It’s been one triumph after another for Eugenie Bouchard this summer but now the 18-year-old from the Montreal neighbourhood of Westmount will face the toughest test of her young career.
Bouchard won the tough points when it counted late in the third set to post a 3-6, 6-2, 7-5 victory over veteran Shahar Peer on Wednesday and advance to the second round of the $2.168-million Rogers Cup women’s tennis tournament.
That set up a meeting Thursday with Li Na, the 10th seed and winner of the 2010 French Open. At 56th in the world, Peer was the highest ranked opponent Bouchard ever beat. Li is ranked 11th.
“She won a grand slam, so she’s really obviously a very good player,” said Bouchard. “I’m looking forward to playing her here in front of this crowd and hopefully they’ll support me again.
“I’ll try to play my best.”
The hardcourt event is looking for star power, particularly after its biggest draw Maria Sharapova withdrew Wednesday morning with a stomach ailment she picked up at the London Olympics. Sharapova won silver in London, losing the final to Serena Williams.
Bouchard and Aleksandra Wozniak of Blainville, Que., who will face Jelena Jankovic in the second round, are certainly favourites with their home crowd.
Petra Kvitova, the 2011 Wimbledon champion and fifth seed, was in tough against Ksenia Pervak of Kazakhstan, who was up a set when the second round match was delayed 30 minutes by rain tied 4-4 in the second.
Pervak had been looked at for an injury just before delay, and when they returned, Kvitova put the match away quickly 4-6, 7-6 (-0), 6-0.
Chanelle Scheepers of South Africa caught a break as her opponent, 14th seeded Flavia Pennetta, retired with a wrist injury while leading the first set 4-1.
Bouchard has been on a roll this summer, taking two $10,000 ITF events in Bastad before heading to Wimbledon, where she became the first Canadian singles player to win a grand slam event at any level with a victory over Elina Svitolina in the final. She also took the Wimbledon junior girls doubles title.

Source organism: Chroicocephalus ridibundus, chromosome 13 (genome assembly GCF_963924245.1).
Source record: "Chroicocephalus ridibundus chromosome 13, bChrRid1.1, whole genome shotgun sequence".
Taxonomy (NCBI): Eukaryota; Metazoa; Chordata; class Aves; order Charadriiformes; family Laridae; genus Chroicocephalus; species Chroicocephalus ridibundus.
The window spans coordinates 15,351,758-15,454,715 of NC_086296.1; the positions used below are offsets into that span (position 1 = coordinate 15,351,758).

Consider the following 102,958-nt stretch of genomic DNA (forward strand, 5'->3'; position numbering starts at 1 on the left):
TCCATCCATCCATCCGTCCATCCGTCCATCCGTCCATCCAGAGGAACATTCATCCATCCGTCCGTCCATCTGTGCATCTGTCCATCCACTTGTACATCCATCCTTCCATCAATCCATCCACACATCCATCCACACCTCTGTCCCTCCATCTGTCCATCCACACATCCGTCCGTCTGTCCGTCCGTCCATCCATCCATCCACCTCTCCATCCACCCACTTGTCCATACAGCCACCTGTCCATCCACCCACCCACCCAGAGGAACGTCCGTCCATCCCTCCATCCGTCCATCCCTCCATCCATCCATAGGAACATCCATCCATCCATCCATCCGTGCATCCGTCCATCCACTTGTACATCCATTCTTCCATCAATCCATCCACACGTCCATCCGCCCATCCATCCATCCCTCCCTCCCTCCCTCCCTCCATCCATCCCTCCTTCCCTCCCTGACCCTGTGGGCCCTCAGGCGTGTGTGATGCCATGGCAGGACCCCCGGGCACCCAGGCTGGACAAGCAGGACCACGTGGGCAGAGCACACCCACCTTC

She followed with a win at a $25,000 tournament in Granby, Que., before reaching the third round of a WTA Tour stop in Washington last week.
“It’s not a surprise to me,” she said. “I’ve always believed in myself.
“I know I have the level to do that and more. It just takes a lot of hard work and so that’s what I’m going to do.”
The centre court crowd at Uniprix Stadium was solidly behind Bouchard, who won the first nine points of the match as Peer struggled with her service.
She shone in the final set, breaking serve to tie it 4-4, rebounding from 15-40 to hold her own, and breaking again on match point.
“I was proud of the way I played and fought,” Bouchard said. ’I’m happy I was able to pull it out.
“After I won, it a was great feeling. I want to keep having matches like this and emotions like this after I win.”
Sara Errani of Italy, the eighth seed, defeated Slovak qualifier Jana Cepelova 6-3, 6-2. Errani will take on either Na or Bouchard in the round of 16.
Sharapova was replaced in the draw by “lucky loser” Galina Voskoboeva, whose first opponent will be American Christina McHale. McHale eliminated qualifier Arantxa Rus 3-6, 6-1, 6-3.
Qualifier Kiki Bertins of the Netherlands downed 28-time WTA Tour winner and former world No. 3 Nadia Petrova 3-6, 7-6 (4), 6-4 to advance to a second-round meeting with Danish star Caroline Wozniacki.
Mona Barthel beat Hungarian qualifier Timea Babos 6-4, 5-7, 7-6 (5) and will next face second-seeded Agnieszka Radwanska. Shuai Peng beat qualifier Aravane Rezai to set up a meeting with No. 9 Marion Bartoli.
In doubles, the only Canadians in the draw were eliminated when the Slovak pair of Ekaterina Makarova and Daniela Hantuchova ousted Sharon Fichman of Toronto and Marie-Eve Pelletier of Repentigny, Que.,5-7, 6-3, 12-10.
Bouchard and Wozniak went down 6-2, 6-3 to Americans Raquel Kops-Jones and Abigail Spears.